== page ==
By William Reinsch:
In the heat of the presidential trade debate, one irony seems to have escaped both participants and observers, and that is while trade may not be helping anybody here — which is highly debatable — it is incontestably helping millions of people elsewhere. “Between 1990 and 2010, their number [people in extreme poverty] fell by half as a share of the total population in developing countries, from 43% to 21% — a reduction of almost 1 billion people.” (The Economist, June 1, 2013). (Note I did not say free trade, just trade. Much of this improvement occurred in China, which turned to market-oriented policies during that period, but which can best be described as mercantilist rather than free trade).
Free or less than free, trade is an effective means of helping poor people out of poverty throughout the world, and it is certainly effective at keeping them that way. One would think we would be happy about this. Less hunger, better nutrition, less disease, people becoming consumers of more sophisticated products, some of them made in America. Arguably, less war. All good things. You would also think this sentiment would be particularly noticeable in our political left wing, which has a long history of speaking out on behalf of poor and oppressed peoples worldwide.
It is less surprising to see our far right conservatives uninterested in poor foreigners. Donald Trump is running on an “America First” platform — a disturbing phrase we first heard from isolationists in the 1930s. While that has been much criticized — rightly — for what it will do to America’s leadership role in the world, few words have been said about the economic harm it will cause poor people all over the world. There seems to be no expectation on the right that our policies are supposed to worry about that.
The left, on the other hand, is expected to worry about that, as it has done at least since the Vietnam War, if not before. Yet in the current debate that concern has been submerged. The focus has been entirely on either American jobs and wages or occasionally on our trade negotiators’ failure to improve foreigners’ lives by insisting on higher labor or human rights standards in our trade agreements, the latter a noble effort but one whose impact pales in comparison to the immediate impact increased trade would have on their lives.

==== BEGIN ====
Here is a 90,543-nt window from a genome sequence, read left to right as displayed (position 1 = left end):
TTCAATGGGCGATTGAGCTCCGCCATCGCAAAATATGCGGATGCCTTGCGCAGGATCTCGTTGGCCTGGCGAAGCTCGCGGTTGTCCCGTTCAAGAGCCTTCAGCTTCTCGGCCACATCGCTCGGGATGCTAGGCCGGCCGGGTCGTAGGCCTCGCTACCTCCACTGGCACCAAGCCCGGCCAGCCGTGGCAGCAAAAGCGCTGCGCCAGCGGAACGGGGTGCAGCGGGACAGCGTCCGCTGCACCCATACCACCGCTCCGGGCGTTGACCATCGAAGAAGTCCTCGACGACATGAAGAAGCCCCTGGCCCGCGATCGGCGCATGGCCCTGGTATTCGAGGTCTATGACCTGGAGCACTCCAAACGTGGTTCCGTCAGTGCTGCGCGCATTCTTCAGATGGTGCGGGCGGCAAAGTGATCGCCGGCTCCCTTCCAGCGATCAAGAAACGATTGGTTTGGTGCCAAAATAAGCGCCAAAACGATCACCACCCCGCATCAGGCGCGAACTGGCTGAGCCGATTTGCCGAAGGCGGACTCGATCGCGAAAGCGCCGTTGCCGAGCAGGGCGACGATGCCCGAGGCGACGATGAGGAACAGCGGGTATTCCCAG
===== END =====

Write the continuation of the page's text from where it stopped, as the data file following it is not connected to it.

This is disappointing but not surprising. Campaigns are about “us” not “them,” and individual voters can be counted on to think about “me” not “them” when they go to the polls. Even so, it is a sad commentary on us and on our country. America is the world’s leader because we do worry about other people, and we do make things like improved public health, nutrition, jobs and growth in other parts of the world part of our foreign policy. We did that after World War II when we helped the devastated nations of Europe, including Germany, as well as Japan rebuild and restore their economies, and we have continued to do it through foreign aid and humanitarian assistance as well as trade concessions through programs like the Generalized System of Preferences and the Africa Growth and Opportunity Act ever since. And it has been political progressives who have led the way on those programs, but they seem to have forgotten that in their focus on trade as the source of our domestic economic problems.
There is a moral question here — the extent to which a smaller number of people should take a hit so that a much larger number of people can improve their lives, but when all of the people taking the hit are here and all of the people improving their lives are foreigners it is easy to predict what the answer will be. And I am not arguing the answer right now should be any different than what we are seeing from our candidates, but it would be nice along the way to see some acknowledgement of the impact a negative trade policy will have directly on the rest of the world and indirectly on America’s image. It may well be that after this election we will need to make America great again, but it will be by restoring our image to counteract the damage done by our candidates.
William Reinsch is a Distinguished Fellow with the Stimson Center, where he works principally with the Center’s Trade21 initiative.